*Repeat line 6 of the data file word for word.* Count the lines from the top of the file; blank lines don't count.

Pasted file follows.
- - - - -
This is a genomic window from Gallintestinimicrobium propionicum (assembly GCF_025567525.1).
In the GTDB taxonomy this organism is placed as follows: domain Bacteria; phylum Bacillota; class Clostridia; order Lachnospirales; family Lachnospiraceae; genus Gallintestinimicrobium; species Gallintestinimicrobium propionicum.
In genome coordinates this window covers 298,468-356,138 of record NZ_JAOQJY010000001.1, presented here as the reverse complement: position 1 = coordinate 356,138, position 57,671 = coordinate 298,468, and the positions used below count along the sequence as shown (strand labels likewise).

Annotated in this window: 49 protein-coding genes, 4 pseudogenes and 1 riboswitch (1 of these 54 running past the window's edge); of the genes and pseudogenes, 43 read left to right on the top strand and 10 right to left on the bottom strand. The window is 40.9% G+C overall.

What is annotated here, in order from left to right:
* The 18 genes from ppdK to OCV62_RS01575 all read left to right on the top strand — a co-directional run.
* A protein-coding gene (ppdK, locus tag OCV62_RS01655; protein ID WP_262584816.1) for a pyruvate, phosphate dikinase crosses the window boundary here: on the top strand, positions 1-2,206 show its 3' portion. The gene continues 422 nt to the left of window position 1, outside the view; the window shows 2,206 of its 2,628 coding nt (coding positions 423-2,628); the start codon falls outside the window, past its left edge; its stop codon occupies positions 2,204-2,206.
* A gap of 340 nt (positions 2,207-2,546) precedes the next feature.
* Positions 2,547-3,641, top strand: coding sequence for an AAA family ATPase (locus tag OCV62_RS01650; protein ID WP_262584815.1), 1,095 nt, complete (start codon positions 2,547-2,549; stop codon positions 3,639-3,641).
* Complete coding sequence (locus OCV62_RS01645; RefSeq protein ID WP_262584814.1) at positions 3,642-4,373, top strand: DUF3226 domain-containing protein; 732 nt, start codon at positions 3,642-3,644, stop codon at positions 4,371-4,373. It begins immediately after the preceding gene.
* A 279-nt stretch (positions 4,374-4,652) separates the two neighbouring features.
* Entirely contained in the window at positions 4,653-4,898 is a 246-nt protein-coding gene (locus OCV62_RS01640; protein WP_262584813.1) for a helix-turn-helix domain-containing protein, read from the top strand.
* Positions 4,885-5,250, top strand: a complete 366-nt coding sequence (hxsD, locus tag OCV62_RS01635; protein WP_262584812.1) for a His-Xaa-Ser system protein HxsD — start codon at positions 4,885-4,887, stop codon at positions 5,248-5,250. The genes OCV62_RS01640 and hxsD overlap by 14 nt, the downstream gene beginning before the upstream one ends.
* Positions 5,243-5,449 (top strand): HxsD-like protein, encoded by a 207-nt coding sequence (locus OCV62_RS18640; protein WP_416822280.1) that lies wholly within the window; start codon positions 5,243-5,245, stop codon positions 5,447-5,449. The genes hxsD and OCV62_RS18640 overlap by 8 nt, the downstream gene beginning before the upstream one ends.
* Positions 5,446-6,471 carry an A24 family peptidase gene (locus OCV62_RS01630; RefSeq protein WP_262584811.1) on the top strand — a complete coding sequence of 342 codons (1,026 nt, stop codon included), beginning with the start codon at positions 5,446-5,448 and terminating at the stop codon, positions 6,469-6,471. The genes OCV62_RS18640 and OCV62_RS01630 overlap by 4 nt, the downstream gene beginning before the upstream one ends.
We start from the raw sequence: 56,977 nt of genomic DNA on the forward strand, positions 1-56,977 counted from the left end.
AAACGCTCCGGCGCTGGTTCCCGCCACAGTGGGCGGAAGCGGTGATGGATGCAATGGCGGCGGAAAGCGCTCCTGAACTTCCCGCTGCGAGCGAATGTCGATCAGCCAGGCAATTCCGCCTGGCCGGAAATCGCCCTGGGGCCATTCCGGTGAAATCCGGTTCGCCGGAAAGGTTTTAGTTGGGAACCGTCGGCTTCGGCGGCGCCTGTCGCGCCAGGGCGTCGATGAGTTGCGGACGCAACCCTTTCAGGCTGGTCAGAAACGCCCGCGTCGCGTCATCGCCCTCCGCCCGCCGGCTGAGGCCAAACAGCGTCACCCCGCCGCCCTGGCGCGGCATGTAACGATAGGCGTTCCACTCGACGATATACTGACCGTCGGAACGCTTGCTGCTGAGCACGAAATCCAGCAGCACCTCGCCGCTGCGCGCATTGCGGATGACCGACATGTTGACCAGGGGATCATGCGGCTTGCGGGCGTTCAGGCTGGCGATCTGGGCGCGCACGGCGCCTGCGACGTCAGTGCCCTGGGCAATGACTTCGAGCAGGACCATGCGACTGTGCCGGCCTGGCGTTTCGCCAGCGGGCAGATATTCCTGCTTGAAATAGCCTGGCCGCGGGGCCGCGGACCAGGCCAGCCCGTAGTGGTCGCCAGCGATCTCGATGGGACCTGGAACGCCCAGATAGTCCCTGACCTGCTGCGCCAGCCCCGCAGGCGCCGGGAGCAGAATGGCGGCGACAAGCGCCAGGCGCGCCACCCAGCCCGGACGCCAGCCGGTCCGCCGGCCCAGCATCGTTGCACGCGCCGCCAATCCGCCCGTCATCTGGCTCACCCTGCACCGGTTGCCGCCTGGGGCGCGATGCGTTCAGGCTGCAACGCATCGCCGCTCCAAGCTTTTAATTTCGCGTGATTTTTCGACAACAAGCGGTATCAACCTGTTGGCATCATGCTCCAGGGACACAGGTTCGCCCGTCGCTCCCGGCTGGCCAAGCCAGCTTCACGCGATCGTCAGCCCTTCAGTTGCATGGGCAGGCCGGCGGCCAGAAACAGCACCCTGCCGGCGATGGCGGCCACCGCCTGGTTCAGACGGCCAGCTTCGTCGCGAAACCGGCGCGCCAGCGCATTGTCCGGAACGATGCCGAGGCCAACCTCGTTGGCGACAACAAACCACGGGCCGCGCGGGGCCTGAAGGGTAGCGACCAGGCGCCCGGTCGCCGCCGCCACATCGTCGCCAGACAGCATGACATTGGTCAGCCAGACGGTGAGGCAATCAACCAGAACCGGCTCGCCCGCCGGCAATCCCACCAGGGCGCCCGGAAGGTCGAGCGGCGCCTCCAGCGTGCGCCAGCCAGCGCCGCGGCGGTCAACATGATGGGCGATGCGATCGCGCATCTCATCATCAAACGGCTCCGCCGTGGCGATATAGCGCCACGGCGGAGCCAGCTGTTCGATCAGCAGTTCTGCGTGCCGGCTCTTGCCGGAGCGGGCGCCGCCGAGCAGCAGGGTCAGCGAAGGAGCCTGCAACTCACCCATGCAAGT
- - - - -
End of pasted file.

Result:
* The 18 genes from ppdK to OCV62_RS01575 all read left to right on the top strand — a co-directional run.